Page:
Visiting Santa Barbara
Los Angeles’ Playboy Jazz Festival
by Christopher J. Walker
Touring the Mother Road
Los Angeles’ Playboy Jazz Festival, the event’s 39th edition had one of the strongest lineups in recent years that was affirmed by strong crowd reactions.
Celebrating Bobby Hutcherson was a tribute to the vibraphone legend and coordinated by Stefon Harris, protégé of the vibraphone/marimba icon who passed away August 15, 2016. Embellishing the program were three other vibe players—veteran Warren Wolf, still in college Joel Ross and legend Roy Ayers, whom Harris dubbed “The Godfather of Neo Soul.” Superbly supporting them in varying configurations were Patrice Rushen on piano, Eric Harlin on drums and Joshua Crumbly playing bass. Harris, the Musical Director, Wolf and Ayers aligned for a spirited rendering of “Highway One” that even had emcee George Lopez approvingly howling. Harris briefly stepped away as Ross joined the other vibraphonists for “Little B's Poem” and then returned for the finale “Roses Poses” with everyone, including the backing band all soloing profoundly.
Much anticipated Hudson comprised of veterans bassist Larry Grenadier, guitarist John Scofield, keyboardist John Medeski and drummer Jack DeJohnette pushed the envelope with an eclectic selection of tunes. They began with a wigged out version of Jimi Hendrix’s “Wait Until Tomorrow” featuring Scofield and Medeski psychedelically stretching out and continued with their Miles Davis Bitches Brew inspired euphonious title track. The explosive quartet balanced things with accessible and appealing takes on Joni Mitchell’s “Woodstock” and the Band’s (Robbie Robertson) “Up on Cripple Creek.”
Quickly becoming a festival regular, Grammy-winning vocalist Gregory Porter
and his backing quartet reliably enthused the audience while mixing in songs
from his latest recording Take Me to the Alley including the altruistic title track.
However, as expected his well-broken in songs “Musical Genocide,”
“On My to Harlem” and a soul rocking cover of the Temptations
“Papa was a Rolling Stone” were what really enthralled the audience.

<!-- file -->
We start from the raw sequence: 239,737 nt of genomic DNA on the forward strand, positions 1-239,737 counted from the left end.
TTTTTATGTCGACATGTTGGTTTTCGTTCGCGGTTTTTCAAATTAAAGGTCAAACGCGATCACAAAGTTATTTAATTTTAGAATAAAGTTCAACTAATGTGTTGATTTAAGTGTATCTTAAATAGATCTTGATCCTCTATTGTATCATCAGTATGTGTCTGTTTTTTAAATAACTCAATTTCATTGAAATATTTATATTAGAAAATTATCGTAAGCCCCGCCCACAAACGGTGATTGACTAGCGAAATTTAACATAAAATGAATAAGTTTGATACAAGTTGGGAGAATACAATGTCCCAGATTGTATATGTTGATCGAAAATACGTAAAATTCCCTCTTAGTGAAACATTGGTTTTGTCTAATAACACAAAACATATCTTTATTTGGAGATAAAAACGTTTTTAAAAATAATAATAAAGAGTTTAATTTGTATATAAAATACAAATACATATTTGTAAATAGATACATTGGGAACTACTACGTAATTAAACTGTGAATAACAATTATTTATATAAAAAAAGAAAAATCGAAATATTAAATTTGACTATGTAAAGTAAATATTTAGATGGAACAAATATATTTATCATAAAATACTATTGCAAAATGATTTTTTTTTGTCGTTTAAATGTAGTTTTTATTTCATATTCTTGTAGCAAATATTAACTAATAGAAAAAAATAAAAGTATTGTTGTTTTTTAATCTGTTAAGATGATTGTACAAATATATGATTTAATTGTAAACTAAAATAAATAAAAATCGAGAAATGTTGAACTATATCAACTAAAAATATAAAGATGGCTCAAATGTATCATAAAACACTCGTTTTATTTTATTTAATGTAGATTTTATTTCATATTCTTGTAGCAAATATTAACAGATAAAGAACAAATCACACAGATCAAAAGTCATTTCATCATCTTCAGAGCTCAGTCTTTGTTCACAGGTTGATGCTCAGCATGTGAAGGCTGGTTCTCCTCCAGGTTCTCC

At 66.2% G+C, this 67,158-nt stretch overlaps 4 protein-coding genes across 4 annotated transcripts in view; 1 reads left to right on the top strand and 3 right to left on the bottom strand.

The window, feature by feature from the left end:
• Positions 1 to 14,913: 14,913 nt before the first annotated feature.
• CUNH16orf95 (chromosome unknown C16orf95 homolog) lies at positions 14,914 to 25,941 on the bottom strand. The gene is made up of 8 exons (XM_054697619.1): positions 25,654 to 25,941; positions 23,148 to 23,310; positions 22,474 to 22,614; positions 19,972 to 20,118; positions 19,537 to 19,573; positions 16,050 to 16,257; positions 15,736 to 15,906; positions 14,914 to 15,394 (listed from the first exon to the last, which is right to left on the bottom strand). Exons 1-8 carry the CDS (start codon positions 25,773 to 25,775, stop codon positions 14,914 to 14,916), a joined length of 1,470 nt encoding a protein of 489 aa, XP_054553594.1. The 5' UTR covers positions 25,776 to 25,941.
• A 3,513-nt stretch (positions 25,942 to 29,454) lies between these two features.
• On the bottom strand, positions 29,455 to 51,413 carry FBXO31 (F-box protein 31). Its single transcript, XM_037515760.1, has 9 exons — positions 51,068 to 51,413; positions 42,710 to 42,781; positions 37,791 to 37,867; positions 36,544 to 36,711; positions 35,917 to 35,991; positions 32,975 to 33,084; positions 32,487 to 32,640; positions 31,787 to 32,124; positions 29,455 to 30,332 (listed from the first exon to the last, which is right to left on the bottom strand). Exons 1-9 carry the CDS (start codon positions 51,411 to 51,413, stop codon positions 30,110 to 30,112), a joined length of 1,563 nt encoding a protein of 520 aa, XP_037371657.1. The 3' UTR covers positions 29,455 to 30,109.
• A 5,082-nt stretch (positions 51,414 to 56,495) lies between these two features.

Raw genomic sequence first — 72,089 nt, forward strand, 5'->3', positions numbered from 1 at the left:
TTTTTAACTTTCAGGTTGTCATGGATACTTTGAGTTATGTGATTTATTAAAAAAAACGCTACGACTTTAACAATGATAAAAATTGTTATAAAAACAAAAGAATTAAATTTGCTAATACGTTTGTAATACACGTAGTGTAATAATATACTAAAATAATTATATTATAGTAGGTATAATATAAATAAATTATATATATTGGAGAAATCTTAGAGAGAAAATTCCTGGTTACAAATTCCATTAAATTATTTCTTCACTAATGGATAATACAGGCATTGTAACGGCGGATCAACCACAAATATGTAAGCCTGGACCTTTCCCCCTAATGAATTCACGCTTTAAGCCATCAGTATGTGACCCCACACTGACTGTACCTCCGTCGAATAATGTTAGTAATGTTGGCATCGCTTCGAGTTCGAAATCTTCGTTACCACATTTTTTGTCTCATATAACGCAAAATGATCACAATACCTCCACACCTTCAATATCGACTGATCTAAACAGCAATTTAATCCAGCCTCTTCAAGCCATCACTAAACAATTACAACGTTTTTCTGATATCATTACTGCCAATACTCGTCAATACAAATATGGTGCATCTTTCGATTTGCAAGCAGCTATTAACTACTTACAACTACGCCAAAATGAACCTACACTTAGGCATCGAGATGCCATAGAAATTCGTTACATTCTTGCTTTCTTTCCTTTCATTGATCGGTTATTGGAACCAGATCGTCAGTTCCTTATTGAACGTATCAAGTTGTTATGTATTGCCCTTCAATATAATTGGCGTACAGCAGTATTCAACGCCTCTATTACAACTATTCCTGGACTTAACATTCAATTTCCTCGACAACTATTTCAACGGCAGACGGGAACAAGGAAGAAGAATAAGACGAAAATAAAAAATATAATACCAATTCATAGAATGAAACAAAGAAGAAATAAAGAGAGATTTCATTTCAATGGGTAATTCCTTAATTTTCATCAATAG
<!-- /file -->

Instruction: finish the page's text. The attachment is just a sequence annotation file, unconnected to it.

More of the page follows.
Other PJF regulars trumpeter Arturo Sandoval’s Latin Big Band with actor Andy Garcia on bongos were all business and solidly rendered Latin classics bolstered by the trumpeter’s trademark high register soaring. He broke things up by doing a trumpet duet piece “Maynard and Waynard” featuring sideman Wayne Bergeron. Additionally, Sandoval boldly mashed the rhythm of Weather Report’s “Black Market” with the melody of “The Peanut Vender,” played classical piano with the band and also launched into Lou Bega’s renowned “Mambo #5.”
Somewhat related to Sandoval was the 25-year-old all-woman big band DIVA. They roared with hard swinging originals, along with “Love Being Here With You,” Jobim’s bossa classic “Felicidade” and “Pennies From Heaven” to showcase various members of the band. Deceased band founder, drummer and former Buddy Rich manager Stanley Kay’s “Did You do That” spotlighted sax players Roxy Coss and Janelle Reichman, and “Get Me To The Church On Time” was highlighted by leader/drummer Sherrie Maricle’s explosive solo.
Rekindling the spirit of hard bop was drummer Carl Allen and the Art of Elvin Quintet that was a tribute to his drumming mentors Elvin Jones and Art Blakely. With Freddie Hendrix on trumpet, Yasushi Nakamura on bass, Donald Vega playing piano and Keith Loftis on reeds they came out the gate blazing with Wayne Shorter’s “One By One” composed while he was in Blakey’s quintet. Alternately, Allen’s “Jones For Jones” written the day the legend died was somber, solo laden and cool swinging.
For something a little different saxophonist Kenny Garrett’s Quintet combined
forces with the nine-member JazzAntiqua Dance Ensemble for a captivating
display of movement to a jaunting soul jazz backdrop. Included was the bandleader
chanting and singing “Do Your Dance” and doing the same for “Happy People.”
TajMo’: The Taj Mahal and Keb Mo’ Band firmly established that blues is very much alive and well, and might even steal your spouse. Fueled by horns, backup singers and a ripping rhythm section the rascally duo led off with Mahal’s cover of Horace Silver’s “Senor Blues” to get the party started. They ventured into hard-driving contemporary blues with new tunes “Don’t Leave Me Here,” an acoustic treatment of John Estes classic